A Republican Congressman Just Said Trump Can’t Be Racist Because a Black Woman Is in His Administration

Also, Lynne Patton was Eric Trump’s wedding planner.

Alex Brandon/AP

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Update, 2:26 pm: Rep. Brenda Lawrence (D-Mich.) took issue with Rep. Meadows using Lynne Patton as proof that Trump isn’t racist. “To prop up one person from our entire race of black people and say that nullifies it is totally insulting,” she said

Michael Cohen, the president’s former lawyer, is testifying before the House oversight committee today. In his leaked opening statement, Cohen—who has been sentenced to three years in prison for tax fraud and lying to Congress about Donald Trump’s real estate dealings in Moscow—accused Trump of being a liar, a con man, and a racist.

Trump began his political career by accusing the first black president of the United States of being born in Kenya. In 2015, he opened his presidential campaign by referring to Mexican immigrants as drug dealers and rapists. As president, he referred to Haiti, El Salvador, and African counties as “shithole countries.” He shut down the government over the refusal by Congress to allocate funds to build a wall on the Mexican border. 

Today, Rep. Mark Meadows (R-N.C.) tried to disprove Cohen’s allegations of racism by using one of the few black officials in the Trump administration as a prop. Lynne Patton, who once planned events for the Trump family, is now a regional administrator at the Department of Housing and Urban Development, overseeing New York and New Jersey. Over the last two weeks, Patton has been residing in New York’s public housing because, as she told the Washington Post in November, it’s “not okay for me to preside over the largest housing crisis in the nation from the warmth and comfort of my own safe and sanitary apartment while NYCHA residents continue to suffer the most inhumane conditions.”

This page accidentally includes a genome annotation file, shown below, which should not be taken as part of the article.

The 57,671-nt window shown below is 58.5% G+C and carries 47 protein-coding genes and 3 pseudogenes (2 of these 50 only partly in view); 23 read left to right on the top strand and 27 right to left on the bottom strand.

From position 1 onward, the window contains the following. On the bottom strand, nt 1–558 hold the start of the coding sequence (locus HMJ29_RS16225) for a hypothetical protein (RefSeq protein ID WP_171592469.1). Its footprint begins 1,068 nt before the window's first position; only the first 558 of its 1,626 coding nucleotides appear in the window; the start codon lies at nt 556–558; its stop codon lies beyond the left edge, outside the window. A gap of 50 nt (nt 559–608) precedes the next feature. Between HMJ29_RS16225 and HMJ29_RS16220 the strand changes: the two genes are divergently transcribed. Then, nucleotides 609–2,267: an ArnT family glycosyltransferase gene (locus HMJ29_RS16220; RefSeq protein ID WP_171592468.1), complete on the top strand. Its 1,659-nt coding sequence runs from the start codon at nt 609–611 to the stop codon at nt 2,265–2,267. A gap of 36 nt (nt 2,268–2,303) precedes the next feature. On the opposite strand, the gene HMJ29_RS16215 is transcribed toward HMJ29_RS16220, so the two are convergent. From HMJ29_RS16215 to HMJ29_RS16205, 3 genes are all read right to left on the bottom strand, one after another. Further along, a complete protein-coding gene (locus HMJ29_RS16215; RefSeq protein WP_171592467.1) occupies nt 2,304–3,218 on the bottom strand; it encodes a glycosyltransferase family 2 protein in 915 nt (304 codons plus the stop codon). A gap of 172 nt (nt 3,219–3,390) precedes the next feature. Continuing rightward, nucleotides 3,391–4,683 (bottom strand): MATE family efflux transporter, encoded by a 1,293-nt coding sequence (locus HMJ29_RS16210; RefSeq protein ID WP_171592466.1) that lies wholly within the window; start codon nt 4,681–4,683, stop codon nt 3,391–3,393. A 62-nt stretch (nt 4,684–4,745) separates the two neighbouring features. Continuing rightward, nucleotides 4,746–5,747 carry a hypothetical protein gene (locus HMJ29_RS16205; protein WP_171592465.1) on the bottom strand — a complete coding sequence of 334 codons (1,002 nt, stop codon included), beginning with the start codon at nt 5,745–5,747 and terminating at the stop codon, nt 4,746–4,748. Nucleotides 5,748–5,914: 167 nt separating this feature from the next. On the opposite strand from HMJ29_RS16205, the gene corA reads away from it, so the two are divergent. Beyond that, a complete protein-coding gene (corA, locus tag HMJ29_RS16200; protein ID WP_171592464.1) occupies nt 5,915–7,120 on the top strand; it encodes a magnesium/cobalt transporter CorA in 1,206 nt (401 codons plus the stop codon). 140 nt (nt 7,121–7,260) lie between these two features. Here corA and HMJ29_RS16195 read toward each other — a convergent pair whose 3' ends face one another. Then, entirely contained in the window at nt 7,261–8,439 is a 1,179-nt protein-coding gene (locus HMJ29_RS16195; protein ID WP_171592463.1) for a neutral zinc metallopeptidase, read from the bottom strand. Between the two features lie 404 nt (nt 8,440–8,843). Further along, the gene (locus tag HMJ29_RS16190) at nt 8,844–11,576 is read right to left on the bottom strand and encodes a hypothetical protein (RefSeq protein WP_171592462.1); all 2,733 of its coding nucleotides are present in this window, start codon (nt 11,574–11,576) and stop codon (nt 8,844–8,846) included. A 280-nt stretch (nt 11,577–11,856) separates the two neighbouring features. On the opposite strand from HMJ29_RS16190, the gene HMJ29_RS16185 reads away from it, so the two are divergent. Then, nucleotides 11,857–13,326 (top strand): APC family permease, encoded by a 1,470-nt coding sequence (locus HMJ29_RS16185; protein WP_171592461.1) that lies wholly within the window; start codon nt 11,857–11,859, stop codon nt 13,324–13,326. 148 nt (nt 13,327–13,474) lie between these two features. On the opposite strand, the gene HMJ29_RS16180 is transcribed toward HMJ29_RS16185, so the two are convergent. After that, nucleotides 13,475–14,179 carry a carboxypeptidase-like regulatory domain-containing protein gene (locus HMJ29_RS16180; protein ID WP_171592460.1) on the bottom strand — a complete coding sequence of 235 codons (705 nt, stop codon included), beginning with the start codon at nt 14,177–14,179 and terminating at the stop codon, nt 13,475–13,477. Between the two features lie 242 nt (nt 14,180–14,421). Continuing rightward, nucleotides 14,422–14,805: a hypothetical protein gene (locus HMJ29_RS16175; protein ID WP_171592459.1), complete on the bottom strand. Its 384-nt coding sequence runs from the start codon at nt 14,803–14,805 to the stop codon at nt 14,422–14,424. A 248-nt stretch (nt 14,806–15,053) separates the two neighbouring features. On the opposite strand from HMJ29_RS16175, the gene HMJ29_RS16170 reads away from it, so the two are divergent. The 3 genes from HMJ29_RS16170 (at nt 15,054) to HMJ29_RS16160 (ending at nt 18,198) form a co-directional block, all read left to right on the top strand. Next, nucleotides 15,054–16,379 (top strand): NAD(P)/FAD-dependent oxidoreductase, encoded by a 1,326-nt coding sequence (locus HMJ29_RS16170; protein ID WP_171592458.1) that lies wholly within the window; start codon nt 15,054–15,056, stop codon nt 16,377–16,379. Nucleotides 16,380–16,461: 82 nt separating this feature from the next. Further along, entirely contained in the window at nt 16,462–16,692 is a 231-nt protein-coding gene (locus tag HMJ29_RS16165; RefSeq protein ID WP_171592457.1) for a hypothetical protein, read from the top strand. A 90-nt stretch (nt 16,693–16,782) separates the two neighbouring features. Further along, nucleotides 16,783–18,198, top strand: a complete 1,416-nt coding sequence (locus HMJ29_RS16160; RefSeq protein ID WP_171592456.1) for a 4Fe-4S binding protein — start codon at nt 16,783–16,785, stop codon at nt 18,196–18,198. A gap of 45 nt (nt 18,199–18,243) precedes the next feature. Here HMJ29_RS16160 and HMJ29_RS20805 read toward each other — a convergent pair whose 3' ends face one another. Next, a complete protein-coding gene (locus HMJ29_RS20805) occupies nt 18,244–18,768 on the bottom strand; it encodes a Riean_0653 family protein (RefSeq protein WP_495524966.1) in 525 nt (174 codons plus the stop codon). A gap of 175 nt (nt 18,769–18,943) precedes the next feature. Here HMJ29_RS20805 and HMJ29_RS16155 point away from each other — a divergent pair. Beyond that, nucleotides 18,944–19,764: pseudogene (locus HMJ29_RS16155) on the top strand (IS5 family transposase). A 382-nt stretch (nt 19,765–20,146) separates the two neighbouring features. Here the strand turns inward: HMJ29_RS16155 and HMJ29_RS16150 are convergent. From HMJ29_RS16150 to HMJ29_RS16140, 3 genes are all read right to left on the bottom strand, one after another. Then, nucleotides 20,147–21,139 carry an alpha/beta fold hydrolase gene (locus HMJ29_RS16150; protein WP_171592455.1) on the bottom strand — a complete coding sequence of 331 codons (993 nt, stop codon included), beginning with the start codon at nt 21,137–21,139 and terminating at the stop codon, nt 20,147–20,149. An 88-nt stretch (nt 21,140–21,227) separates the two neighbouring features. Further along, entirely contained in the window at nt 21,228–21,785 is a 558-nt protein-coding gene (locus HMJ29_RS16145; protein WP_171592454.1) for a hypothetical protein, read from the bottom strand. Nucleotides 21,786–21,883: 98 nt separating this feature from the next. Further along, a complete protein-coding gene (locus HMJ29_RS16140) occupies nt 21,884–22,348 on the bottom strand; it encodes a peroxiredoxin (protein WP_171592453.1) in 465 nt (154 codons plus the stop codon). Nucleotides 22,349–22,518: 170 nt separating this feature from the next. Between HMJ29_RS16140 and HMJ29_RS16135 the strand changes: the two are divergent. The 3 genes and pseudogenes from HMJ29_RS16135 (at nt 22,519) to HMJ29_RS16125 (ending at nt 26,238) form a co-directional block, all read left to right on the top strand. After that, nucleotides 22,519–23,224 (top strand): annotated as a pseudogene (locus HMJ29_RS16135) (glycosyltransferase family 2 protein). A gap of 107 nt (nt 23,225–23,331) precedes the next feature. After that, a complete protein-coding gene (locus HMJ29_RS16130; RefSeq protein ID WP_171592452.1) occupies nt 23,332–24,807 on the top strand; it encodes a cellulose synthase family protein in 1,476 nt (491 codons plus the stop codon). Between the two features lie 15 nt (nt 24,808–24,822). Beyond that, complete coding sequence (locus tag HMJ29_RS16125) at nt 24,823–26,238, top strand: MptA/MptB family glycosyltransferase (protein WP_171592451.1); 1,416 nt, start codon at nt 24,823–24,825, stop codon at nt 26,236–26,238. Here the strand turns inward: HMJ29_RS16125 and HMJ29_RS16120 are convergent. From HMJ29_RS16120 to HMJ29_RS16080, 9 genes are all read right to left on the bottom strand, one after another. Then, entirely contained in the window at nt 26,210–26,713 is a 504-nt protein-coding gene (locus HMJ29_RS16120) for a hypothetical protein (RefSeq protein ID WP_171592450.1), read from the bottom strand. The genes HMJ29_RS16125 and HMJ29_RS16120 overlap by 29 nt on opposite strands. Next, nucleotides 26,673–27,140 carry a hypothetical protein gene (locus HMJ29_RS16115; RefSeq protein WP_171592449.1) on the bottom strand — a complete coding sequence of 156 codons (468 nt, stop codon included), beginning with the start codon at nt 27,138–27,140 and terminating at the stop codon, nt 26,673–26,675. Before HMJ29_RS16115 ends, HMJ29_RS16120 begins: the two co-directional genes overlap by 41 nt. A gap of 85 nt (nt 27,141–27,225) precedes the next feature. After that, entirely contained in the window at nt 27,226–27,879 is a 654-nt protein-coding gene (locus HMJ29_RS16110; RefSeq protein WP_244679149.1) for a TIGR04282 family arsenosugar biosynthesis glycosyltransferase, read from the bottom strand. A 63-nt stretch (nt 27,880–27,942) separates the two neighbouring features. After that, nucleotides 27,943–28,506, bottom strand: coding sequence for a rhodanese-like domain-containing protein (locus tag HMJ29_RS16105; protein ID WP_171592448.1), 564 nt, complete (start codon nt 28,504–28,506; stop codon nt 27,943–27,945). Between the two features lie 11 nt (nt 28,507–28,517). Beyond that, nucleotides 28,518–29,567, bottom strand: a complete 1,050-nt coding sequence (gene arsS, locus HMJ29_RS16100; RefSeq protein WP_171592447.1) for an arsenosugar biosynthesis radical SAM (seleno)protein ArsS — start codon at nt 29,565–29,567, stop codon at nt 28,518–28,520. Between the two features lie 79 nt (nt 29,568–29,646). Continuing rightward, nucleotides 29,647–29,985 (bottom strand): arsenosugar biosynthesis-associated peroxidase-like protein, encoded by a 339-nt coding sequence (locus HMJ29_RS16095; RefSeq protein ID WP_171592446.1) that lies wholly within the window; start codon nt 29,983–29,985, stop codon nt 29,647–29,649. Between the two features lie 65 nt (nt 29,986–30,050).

On Sunday, she announced that this week would be a “bye-week” and she would be moving out because of mandatory HUD meetings.

She also used her time in Washington, DC, to appear at Cohen’s testimony.

“I asked Lynne to come today in her personal capacity,” Meadows told Cohen, who was responsible for bringing Patton into the Trump organization. “You made some very demeaning comments about the president that Ms. Patton doesn’t agree with,” he said as Patton stood quietly behind him. “She says that as a daughter of a man born in Birmingham, Alabama, that there is no way she would work for an individual who was racist,” Meadows concluded, disregarding the fact that many black people have worked for racist employers. 

“How do you reconcile that?” Meadows asked Cohen. (Trotting out a black person to prove someone isn’t racist is an old trope commonly referred to as the “I have a black friend” defense.) The congressman insisted that the president could not be a racist because he had never witnessed it. “I’ve talked to the president over 300 times,” Meadows said. “I have not heard one time a racist comment out of his mouth.” 

Cohen hesitated in his response, but mentioned that he’s the son of a Holocaust survivor and acknowledged that he did not have any recordings of Trump being racist. 

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THE BIG PICTURE

You expect the big picture, and it's our job at Mother Jones to give it to you. And right now, so many of the troubles we face are the making not of a virus, but of the quest for profit, political or economic (and not just from the man in the White House who could have offered leadership and comfort but instead gave us bleach).

In "News Is Just Like Waste Management," we unpack what the coronavirus crisis has meant for journalism, including Mother Jones’, and how we can rise to the challenge. If you're able to, this is a critical moment to support our nonprofit journalism with a donation: We've scoured our budget and made the cuts we can without impairing our mission, and we hope to raise $400,000 from our community of online readers to help keep our big reporting projects going because this extraordinary pandemic-plus-election year is no time to pull back.

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